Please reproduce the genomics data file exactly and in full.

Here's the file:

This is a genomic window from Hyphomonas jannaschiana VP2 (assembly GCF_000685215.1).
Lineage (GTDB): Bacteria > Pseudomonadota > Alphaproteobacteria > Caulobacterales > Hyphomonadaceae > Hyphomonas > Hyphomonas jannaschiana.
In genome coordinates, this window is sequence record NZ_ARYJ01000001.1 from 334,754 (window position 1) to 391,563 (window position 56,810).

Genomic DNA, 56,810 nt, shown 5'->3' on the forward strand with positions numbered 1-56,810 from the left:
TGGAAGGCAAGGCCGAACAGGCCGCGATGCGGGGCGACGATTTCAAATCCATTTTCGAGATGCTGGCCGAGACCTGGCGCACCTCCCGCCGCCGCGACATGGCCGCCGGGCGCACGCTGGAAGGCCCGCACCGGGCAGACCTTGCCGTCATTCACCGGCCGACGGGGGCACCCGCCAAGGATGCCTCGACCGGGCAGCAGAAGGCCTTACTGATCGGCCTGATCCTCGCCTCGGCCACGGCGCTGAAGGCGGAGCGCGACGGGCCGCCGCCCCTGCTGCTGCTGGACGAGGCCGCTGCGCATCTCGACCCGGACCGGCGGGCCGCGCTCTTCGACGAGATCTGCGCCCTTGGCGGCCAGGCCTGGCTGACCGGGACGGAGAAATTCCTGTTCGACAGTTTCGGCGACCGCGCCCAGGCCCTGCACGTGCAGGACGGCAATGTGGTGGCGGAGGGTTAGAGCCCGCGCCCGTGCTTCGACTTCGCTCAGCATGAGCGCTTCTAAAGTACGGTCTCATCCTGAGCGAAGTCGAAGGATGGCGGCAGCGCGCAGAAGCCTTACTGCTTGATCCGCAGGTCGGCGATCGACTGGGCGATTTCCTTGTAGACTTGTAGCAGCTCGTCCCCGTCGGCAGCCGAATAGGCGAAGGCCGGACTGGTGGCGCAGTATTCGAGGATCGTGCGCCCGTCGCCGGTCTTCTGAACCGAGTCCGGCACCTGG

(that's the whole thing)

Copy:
This is a genomic window from Hyphomonas jannaschiana VP2 (assembly GCF_000685215.1).
Lineage (GTDB): Bacteria > Pseudomonadota > Alphaproteobacteria > Caulobacterales > Hyphomonadaceae > Hyphomonas > Hyphomonas jannaschiana.
In genome coordinates, this window is sequence record NZ_ARYJ01000001.1 from 334,754 (window position 1) to 391,563 (window position 56,810).

Genomic DNA, 56,810 nt, shown 5'->3' on the forward strand with positions numbered 1-56,810 from the left:
TGGAAGGCAAGGCCGAACAGGCCGCGATGCGGGGCGACGATTTCAAATCCATTTTCGAGATGCTGGCCGAGACCTGGCGCACCTCCCGCCGCCGCGACATGGCCGCCGGGCGCACGCTGGAAGGCCCGCACCGGGCAGACCTTGCCGTCATTCACCGGCCGACGGGGGCACCCGCCAAGGATGCCTCGACCGGGCAGCAGAAGGCCTTACTGATCGGCCTGATCCTCGCCTCGGCCACGGCGCTGAAGGCGGAGCGCGACGGGCCGCCGCCCCTGCTGCTGCTGGACGAGGCCGCTGCGCATCTCGACCCGGACCGGCGGGCCGCGCTCTTCGACGAGATCTGCGCCCTTGGCGGCCAGGCCTGGCTGACCGGGACGGAGAAATTCCTGTTCGACAGTTTCGGCGACCGCGCCCAGGCCCTGCACGTGCAGGACGGCAATGTGGTGGCGGAGGGTTAGAGCCCGCGCCCGTGCTTCGACTTCGCTCAGCATGAGCGCTTCTAAAGTACGGTCTCATCCTGAGCGAAGTCGAAGGATGGCGGCAGCGCGCAGAAGCCTTACTGCTTGATCCGCAGGTCGGCGATCGACTGGGCGATTTCCTTGTAGACTTGTAGCAGCTCGTCCCCGTCGGCAGCCGAATAGGCGAAGGCCGGACTGGTGGCGCAGTATTCGAGGATCGTGCGCCCGTCGCCGGTCTTCTGAACCGAGTCCGGCACCTGG